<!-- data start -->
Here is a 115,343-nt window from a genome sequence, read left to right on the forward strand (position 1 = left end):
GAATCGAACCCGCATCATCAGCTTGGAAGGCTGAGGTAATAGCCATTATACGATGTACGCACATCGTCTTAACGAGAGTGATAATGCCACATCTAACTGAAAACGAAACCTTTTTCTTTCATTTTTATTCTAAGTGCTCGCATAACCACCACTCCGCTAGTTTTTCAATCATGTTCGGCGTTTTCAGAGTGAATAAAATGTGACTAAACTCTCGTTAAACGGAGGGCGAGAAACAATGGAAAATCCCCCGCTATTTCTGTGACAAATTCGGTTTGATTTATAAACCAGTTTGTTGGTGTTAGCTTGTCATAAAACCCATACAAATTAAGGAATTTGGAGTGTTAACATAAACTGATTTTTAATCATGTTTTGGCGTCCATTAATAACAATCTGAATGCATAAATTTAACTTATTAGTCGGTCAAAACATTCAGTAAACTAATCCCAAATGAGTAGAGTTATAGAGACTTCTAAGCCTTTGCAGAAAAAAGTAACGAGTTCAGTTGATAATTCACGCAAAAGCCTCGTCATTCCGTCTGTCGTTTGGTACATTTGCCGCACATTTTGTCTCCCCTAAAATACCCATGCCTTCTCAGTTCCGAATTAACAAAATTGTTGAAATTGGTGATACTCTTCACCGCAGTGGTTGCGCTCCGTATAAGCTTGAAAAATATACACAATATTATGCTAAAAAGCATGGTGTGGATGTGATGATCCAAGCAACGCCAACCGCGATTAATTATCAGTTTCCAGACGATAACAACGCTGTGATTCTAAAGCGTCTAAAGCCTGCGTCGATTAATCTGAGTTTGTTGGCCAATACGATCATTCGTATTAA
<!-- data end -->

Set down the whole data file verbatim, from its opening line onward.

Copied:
Here is a 115,343-nt window from a genome sequence, read left to right on the forward strand (position 1 = left end):
GAATCGAACCCGCATCATCAGCTTGGAAGGCTGAGGTAATAGCCATTATACGATGTACGCACATCGTCTTAACGAGAGTGATAATGCCACATCTAACTGAAAACGAAACCTTTTTCTTTCATTTTTATTCTAAGTGCTCGCATAACCACCACTCCGCTAGTTTTTCAATCATGTTCGGCGTTTTCAGAGTGAATAAAATGTGACTAAACTCTCGTTAAACGGAGGGCGAGAAACAATGGAAAATCCCCCGCTATTTCTGTGACAAATTCGGTTTGATTTATAAACCAGTTTGTTGGTGTTAGCTTGTCATAAAACCCATACAAATTAAGGAATTTGGAGTGTTAACATAAACTGATTTTTAATCATGTTTTGGCGTCCATTAATAACAATCTGAATGCATAAATTTAACTTATTAGTCGGTCAAAACATTCAGTAAACTAATCCCAAATGAGTAGAGTTATAGAGACTTCTAAGCCTTTGCAGAAAAAAGTAACGAGTTCAGTTGATAATTCACGCAAAAGCCTCGTCATTCCGTCTGTCGTTTGGTACATTTGCCGCACATTTTGTCTCCCCTAAAATACCCATGCCTTCTCAGTTCCGAATTAACAAAATTGTTGAAATTGGTGATACTCTTCACCGCAGTGGTTGCGCTCCGTATAAGCTTGAAAAATATACACAATATTATGCTAAAAAGCATGGTGTGGATGTGATGATCCAAGCAACGCCAACCGCGATTAATTATCAGTTTCCAGACGATAACAACGCTGTGATTCTAAAGCGTCTAAAGCCTGCGTCGATTAATCTGAGTTTGTTGGCCAATACGATCATTCGTATTAA